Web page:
European Crosby Point

Published: Last Edited:

This essay has been submitted by a student. This is not an example of the work written by our professional essay writers.

In this book, Crosby raised numerous interesting points. One such point was his notion of the Neo-Europes. In the book Crosby begins by pointing out that the populations of the Neo-Europes are primarily composed of European descendents. At first, Europeans as a whole were reluctant to leave the familiarity of their homelands to start a new life abroad. But at the beginning of the 19th century, the Neo-Europes experienced a huge increase of European settlers between 1820 and 1930. Europeans, who were mostly Caucasian, occupied most of the territories in Northern Eurasia for most of history. For thousands of years they lived in this northern block of the European-Asian continent between the Atlantic and the Pacific. Here, they developed distinct cultures, technologies, politics, and agricultures. The reasons that the Europeans left their home countries to live in these Neo-Europes was because of population explosion and a resulting shortage of cultivable land, national rivalries, and the persecution of minorities. But what was so appealing about the Neo-Europes for the Europeans to select them as the primary locations of European expansion?

The answer is mainly biogeographical. Europe and the Neo-Europes all share similar latitudes. The Neo-Europes are mostly in the temperate zones, north and south. They share the same length of day and they often share a similar climate and vegetation. This is significant because the plants and animals Europeans have always relied upon for food tend to require a warm-to-cool climate that receives 50 to 150 centimeters of annual precipitation to flourish. This is one effect of how isolation made is possible for Europeans to succeed in the Neo-Europes. But before this could take place, because the indigenous floras and faunas in the Neo-Europes were different from those located in Europe, the foreign biota brought to the New World by Europeans would have to compete with the local one to survive. This would ultimately result in the complete devastation of the native floras and faunas.

Another effect was that one of the major contributors to European domination was disease, which is a natural byproduct of human interaction with animals. When Europeans shifted from being hunters/gatherers to being farmers who settled in large, immovable communities and domesticated small animals, they exposed themselves to conditions that birthed diseases that would later assist them in conquering the Neo-Europes. Some such carriers of diseases were the mice, rats, roaches, houseflies, and worms that were able to gather in these urban settings. Because Europeans were living in an environment where they were in close contact with domestic animals and the germs that they carry, the same germs that many of the devastating diseases of humans have sprung, they were constantly being subjected to disease. And though millions of lives were lost when diseases ravaged Europe during the Middle Ages, a natural consequence of these frequent epidemics was a population that built up a resistance to these diseases. With each and every epidemic there would be some individuals who were biologically more capable of resisting the virus. After undergoing this process for a number of centuries, the entire population eventually obtained at least some minor immunological defense against diseases such as smallpox.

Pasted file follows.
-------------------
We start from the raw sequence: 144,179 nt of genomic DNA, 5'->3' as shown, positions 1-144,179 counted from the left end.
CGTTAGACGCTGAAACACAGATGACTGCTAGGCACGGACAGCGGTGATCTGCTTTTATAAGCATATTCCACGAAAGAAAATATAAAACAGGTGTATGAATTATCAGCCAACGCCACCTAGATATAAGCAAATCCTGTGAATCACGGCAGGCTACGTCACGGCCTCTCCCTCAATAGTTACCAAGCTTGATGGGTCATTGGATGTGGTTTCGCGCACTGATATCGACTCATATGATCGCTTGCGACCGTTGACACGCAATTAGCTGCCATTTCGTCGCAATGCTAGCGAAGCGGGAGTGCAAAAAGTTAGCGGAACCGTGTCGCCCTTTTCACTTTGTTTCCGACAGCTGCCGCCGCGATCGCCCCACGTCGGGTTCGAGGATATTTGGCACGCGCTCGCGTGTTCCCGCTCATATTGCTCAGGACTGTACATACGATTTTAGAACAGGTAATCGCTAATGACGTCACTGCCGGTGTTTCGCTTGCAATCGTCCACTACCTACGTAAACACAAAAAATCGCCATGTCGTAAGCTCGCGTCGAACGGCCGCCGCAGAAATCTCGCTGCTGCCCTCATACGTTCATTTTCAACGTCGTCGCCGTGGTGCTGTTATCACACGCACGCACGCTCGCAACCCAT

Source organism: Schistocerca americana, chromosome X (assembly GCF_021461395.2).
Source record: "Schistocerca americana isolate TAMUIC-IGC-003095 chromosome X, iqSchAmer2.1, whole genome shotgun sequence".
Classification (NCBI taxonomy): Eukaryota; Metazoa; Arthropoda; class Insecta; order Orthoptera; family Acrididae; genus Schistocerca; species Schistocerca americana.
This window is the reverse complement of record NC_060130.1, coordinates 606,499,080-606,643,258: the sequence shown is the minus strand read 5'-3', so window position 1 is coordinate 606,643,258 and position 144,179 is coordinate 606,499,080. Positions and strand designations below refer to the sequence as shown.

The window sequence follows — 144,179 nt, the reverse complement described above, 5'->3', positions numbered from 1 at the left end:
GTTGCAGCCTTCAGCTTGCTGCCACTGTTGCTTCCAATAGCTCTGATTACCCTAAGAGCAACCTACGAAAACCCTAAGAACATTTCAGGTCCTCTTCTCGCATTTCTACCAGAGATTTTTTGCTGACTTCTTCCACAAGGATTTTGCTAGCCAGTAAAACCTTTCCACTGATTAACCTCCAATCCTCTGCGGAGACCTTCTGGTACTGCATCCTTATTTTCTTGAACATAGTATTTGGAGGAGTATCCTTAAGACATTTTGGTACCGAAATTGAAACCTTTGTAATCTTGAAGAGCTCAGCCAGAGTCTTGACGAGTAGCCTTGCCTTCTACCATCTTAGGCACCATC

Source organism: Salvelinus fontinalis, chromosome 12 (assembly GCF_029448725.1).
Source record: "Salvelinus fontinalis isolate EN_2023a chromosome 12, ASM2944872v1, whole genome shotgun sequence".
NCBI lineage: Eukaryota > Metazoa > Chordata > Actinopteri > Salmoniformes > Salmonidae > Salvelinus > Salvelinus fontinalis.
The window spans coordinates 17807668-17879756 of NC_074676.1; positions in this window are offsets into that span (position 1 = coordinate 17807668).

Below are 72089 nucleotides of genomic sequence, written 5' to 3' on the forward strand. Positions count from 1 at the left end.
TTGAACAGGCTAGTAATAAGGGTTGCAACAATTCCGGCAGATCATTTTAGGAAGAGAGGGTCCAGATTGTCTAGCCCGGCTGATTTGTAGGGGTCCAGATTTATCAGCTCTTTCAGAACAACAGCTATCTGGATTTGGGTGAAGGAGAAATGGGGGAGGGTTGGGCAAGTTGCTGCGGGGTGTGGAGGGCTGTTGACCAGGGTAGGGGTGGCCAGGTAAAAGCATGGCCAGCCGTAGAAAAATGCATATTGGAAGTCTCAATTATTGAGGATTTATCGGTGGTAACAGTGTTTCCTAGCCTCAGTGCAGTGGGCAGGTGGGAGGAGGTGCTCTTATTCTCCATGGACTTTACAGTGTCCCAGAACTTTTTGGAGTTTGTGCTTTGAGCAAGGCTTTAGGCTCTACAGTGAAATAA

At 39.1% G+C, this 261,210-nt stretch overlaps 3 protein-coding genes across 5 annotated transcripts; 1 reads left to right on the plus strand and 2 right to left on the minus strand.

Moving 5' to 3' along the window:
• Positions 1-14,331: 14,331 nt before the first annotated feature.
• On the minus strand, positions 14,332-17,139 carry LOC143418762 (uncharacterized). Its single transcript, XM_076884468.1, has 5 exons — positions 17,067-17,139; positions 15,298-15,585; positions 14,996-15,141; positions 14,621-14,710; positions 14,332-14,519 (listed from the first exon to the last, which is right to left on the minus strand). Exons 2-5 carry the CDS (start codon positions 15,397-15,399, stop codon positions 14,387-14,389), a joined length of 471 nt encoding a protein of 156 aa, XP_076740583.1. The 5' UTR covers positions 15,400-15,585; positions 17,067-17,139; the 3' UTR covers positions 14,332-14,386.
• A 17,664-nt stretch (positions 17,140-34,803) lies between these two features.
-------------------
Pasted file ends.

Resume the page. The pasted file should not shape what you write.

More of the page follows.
However, because the vast majority of the native populations to the Neo-Europes were still participating in hunting/gathering and did not interact with animals in the same manner as the Europeans, they were never exposed to such diseases. Because the Europeans arrived in the Neo-Europes with disease that were absolutely new to those locations, they had an enormous advantage over the indigenous peoples and the consequences were overwhelming. For these reasons disease was able to spread like wildfire and undoubtedly must have claimed a large number of lives.

The Europeans did an magnificent job in being able to transform the isolated lands of the Neo-Europes into places where they could maintain a good life. They found ways to out do the Neo-Europes and take over their land. They found out what disadvantages they had against the Neo-Europes and were able to get around them.